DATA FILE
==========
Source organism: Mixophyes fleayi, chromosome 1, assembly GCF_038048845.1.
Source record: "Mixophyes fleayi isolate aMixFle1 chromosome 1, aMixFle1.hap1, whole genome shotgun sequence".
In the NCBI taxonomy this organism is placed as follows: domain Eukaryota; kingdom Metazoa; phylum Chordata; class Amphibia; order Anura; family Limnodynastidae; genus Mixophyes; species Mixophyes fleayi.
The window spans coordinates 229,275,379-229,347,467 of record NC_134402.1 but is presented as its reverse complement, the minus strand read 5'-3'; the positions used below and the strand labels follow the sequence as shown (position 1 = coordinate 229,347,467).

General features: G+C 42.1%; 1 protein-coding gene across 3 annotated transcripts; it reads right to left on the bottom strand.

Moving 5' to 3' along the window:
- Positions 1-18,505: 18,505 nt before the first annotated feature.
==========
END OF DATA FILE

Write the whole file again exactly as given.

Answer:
Source organism: Mixophyes fleayi, chromosome 1, assembly GCF_038048845.1.
Source record: "Mixophyes fleayi isolate aMixFle1 chromosome 1, aMixFle1.hap1, whole genome shotgun sequence".
In the NCBI taxonomy this organism is placed as follows: domain Eukaryota; kingdom Metazoa; phylum Chordata; class Amphibia; order Anura; family Limnodynastidae; genus Mixophyes; species Mixophyes fleayi.
The window spans coordinates 229,275,379-229,347,467 of record NC_134402.1 but is presented as its reverse complement, the minus strand read 5'-3'; the positions used below and the strand labels follow the sequence as shown (position 1 = coordinate 229,347,467).

General features: G+C 42.1%; 1 protein-coding gene across 3 annotated transcripts; it reads right to left on the bottom strand.

Moving 5' to 3' along the window:
- Positions 1-18,505: 18,505 nt before the first annotated feature.